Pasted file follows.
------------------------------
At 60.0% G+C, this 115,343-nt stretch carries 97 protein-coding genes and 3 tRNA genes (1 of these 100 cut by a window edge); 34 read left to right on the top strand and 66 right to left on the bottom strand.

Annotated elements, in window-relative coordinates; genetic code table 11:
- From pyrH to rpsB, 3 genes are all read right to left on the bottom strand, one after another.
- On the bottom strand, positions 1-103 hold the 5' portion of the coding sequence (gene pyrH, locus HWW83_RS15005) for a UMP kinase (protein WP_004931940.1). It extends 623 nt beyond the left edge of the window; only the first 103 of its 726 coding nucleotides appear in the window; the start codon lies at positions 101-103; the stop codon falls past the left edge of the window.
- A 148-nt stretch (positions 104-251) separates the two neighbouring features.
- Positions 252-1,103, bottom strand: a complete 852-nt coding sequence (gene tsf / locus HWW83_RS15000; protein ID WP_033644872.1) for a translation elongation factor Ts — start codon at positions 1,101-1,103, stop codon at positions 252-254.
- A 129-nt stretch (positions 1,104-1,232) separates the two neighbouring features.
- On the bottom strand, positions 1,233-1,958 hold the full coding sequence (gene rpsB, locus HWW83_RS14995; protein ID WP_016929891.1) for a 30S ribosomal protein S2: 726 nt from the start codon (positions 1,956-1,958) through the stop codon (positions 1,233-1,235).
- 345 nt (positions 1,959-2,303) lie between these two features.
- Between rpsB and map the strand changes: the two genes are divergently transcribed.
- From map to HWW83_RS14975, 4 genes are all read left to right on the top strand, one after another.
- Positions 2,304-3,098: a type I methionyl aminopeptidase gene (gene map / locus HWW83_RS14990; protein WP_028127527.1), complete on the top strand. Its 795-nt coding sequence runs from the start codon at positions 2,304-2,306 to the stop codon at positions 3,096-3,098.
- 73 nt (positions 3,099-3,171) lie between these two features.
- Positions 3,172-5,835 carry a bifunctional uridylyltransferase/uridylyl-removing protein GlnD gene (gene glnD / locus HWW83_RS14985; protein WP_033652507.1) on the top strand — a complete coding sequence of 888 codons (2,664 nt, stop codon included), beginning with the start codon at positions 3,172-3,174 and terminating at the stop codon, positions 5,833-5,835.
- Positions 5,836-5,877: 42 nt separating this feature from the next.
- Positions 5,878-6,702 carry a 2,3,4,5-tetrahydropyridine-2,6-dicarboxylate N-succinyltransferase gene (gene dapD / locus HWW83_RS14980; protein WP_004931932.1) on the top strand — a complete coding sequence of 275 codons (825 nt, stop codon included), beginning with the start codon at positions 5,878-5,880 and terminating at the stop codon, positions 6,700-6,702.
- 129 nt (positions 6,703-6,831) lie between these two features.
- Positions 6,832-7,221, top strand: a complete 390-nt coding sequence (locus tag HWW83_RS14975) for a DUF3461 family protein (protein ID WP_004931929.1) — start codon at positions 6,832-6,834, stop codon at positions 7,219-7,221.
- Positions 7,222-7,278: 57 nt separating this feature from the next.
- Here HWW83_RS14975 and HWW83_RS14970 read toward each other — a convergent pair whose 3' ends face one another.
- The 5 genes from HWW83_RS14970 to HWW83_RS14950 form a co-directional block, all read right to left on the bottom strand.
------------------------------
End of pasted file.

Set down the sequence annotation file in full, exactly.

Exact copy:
At 60.0% G+C, this 115,343-nt stretch carries 97 protein-coding genes and 3 tRNA genes (1 of these 100 cut by a window edge); 34 read left to right on the top strand and 66 right to left on the bottom strand.

Annotated elements, in window-relative coordinates; genetic code table 11:
- From pyrH to rpsB, 3 genes are all read right to left on the bottom strand, one after another.
- On the bottom strand, positions 1-103 hold the 5' portion of the coding sequence (gene pyrH, locus HWW83_RS15005) for a UMP kinase (protein WP_004931940.1). It extends 623 nt beyond the left edge of the window; only the first 103 of its 726 coding nucleotides appear in the window; the start codon lies at positions 101-103; the stop codon falls past the left edge of the window.
- A 148-nt stretch (positions 104-251) separates the two neighbouring features.
- Positions 252-1,103, bottom strand: a complete 852-nt coding sequence (gene tsf / locus HWW83_RS15000; protein ID WP_033644872.1) for a translation elongation factor Ts — start codon at positions 1,101-1,103, stop codon at positions 252-254.
- A 129-nt stretch (positions 1,104-1,232) separates the two neighbouring features.
- On the bottom strand, positions 1,233-1,958 hold the full coding sequence (gene rpsB, locus HWW83_RS14995; protein ID WP_016929891.1) for a 30S ribosomal protein S2: 726 nt from the start codon (positions 1,956-1,958) through the stop codon (positions 1,233-1,235).
- 345 nt (positions 1,959-2,303) lie between these two features.
- Between rpsB and map the strand changes: the two genes are divergently transcribed.
- From map to HWW83_RS14975, 4 genes are all read left to right on the top strand, one after another.
- Positions 2,304-3,098: a type I methionyl aminopeptidase gene (gene map / locus HWW83_RS14990; protein WP_028127527.1), complete on the top strand. Its 795-nt coding sequence runs from the start codon at positions 2,304-2,306 to the stop codon at positions 3,096-3,098.
- 73 nt (positions 3,099-3,171) lie between these two features.
- Positions 3,172-5,835 carry a bifunctional uridylyltransferase/uridylyl-removing protein GlnD gene (gene glnD / locus HWW83_RS14985; protein WP_033652507.1) on the top strand — a complete coding sequence of 888 codons (2,664 nt, stop codon included), beginning with the start codon at positions 3,172-3,174 and terminating at the stop codon, positions 5,833-5,835.
- Positions 5,836-5,877: 42 nt separating this feature from the next.
- Positions 5,878-6,702 carry a 2,3,4,5-tetrahydropyridine-2,6-dicarboxylate N-succinyltransferase gene (gene dapD / locus HWW83_RS14980; protein WP_004931932.1) on the top strand — a complete coding sequence of 275 codons (825 nt, stop codon included), beginning with the start codon at positions 5,878-5,880 and terminating at the stop codon, positions 6,700-6,702.
- 129 nt (positions 6,703-6,831) lie between these two features.
- Positions 6,832-7,221, top strand: a complete 390-nt coding sequence (locus tag HWW83_RS14975) for a DUF3461 family protein (protein ID WP_004931929.1) — start codon at positions 6,832-6,834, stop codon at positions 7,219-7,221.
- Positions 7,222-7,278: 57 nt separating this feature from the next.
- Here HWW83_RS14975 and HWW83_RS14970 read toward each other — a convergent pair whose 3' ends face one another.
- The 5 genes from HWW83_RS14970 to HWW83_RS14950 form a co-directional block, all read right to left on the bottom strand.